For the past $tooLong, I’ve been working on a framework to help facilitate building custom operators in Rust!
This has a number of features:
- Cross platform build system using Cargo
- A nice idiomatic Rust API
- Codegen for implementing plugin parameters and python functionality
There’s still many rough edges and more work to do (please pay attention to the warnings outlined in the project status, but this is mostly ready to start being experimented with by others to help find and fix bugs, particularly around the build system. If you’re interesting in contributing, please file an issue on GitHub and discuss any issues you run into!
You can read the development blog here, and see the plugins folder for some examples.
Thanks, and I hope there are other users here who are excited about Rust.
Wow. This is amazing, what a project, I applaud your work! Also like your blog writing style
This is just amazing, thank you so much for doing this!
Now I have a reason to start learning Rust
Custom Ops in Rust was in my list of to-do tinkering projects, but havent gotten around to starting yet…!!!
Im so excited to check out what youve got!
Awesome stuff, glad someone is already onto this! This will definitely be the tool to reach out for next time I wanna do something weird in TD
I’ve developed a rust ffgl plugin, for resolume. Nice sneaking rust into our favourite tools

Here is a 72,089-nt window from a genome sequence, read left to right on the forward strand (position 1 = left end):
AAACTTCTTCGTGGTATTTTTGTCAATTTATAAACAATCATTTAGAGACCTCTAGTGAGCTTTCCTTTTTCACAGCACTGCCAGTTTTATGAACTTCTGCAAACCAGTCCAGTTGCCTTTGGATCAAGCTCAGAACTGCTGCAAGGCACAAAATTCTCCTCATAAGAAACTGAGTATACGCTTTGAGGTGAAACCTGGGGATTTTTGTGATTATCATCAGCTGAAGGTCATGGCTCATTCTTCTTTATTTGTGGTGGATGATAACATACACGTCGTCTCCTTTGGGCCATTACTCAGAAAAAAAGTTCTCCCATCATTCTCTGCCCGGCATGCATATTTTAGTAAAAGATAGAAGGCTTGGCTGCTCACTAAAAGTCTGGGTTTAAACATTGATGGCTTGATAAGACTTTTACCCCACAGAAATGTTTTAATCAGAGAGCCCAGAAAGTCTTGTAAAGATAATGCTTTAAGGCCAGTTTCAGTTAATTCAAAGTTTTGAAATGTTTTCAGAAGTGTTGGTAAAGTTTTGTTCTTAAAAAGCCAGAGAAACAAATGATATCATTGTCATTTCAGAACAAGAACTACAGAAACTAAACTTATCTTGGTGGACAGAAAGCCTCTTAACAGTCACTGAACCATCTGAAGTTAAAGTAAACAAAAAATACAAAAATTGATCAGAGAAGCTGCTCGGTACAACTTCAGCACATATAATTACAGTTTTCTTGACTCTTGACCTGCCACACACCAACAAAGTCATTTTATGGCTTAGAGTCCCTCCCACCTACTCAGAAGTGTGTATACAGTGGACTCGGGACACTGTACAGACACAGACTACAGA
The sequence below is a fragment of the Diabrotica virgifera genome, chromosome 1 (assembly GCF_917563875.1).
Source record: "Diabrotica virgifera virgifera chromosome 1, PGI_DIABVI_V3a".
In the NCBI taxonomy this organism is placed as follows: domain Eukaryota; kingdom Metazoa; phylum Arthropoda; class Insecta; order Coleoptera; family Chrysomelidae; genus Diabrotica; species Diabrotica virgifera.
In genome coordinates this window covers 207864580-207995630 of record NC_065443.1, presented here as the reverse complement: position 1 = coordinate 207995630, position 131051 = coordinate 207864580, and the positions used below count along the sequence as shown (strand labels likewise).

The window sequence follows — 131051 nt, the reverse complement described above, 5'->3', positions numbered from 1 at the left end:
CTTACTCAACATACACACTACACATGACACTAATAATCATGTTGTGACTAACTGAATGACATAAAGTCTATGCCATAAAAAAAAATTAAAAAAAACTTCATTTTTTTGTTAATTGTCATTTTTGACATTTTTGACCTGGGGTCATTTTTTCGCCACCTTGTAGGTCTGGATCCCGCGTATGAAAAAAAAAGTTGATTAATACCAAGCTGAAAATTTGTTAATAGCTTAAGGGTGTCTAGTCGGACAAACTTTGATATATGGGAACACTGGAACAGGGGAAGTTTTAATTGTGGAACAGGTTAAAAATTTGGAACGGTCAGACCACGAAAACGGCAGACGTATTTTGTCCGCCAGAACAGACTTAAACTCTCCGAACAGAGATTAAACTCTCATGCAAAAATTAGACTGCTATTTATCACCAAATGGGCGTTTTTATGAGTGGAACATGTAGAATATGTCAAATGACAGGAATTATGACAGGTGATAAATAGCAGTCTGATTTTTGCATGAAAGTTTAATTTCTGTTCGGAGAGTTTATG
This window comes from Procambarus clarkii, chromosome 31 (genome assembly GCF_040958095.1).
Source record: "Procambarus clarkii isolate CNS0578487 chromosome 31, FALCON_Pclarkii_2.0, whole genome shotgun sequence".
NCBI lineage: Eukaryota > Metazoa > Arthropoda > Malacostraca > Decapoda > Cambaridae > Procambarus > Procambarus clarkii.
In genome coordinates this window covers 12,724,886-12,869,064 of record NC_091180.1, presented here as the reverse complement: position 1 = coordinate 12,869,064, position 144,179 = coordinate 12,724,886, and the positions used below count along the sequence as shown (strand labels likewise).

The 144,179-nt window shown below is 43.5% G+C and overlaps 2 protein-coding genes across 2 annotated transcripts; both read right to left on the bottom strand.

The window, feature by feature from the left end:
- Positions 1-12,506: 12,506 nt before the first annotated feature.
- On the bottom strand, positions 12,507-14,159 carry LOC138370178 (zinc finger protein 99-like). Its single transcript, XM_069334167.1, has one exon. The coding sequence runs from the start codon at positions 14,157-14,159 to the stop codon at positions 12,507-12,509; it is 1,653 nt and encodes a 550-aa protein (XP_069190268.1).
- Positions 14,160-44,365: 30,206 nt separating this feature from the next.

I ended up getting lost in the c++ stuff, ended up just manually handling the code from the header entry point for ffgl plugins (a single function with lots of possible parameters).
This is something that
autocxx helps substantially with. The target for our Rust code is basically just a thin header that serves as a target for
autocxx’s codegen. Basically, we just need a simple wrapper that uses references instead of raw pointers, but otherwise we don’t have to write any C++.
autocxx also generates safe Rust that ensures we are respecting const correctness, etc. I have been delighted with
autocxx and highly recommend it for any future Rust/C++ interop you need.
Just wrote a short blog entry about using the async Rust ecosystem for writing operators that may depend on external resources. This one might require more familiarity with Rust async, but I’m pretty pleased with how this pattern turned out, and in my mind is a lot easier than handling concurrency in C++. The example here was based on calling a hosted ML model running somewhere else, but could also easily be used for things like hardware callbacks, etc.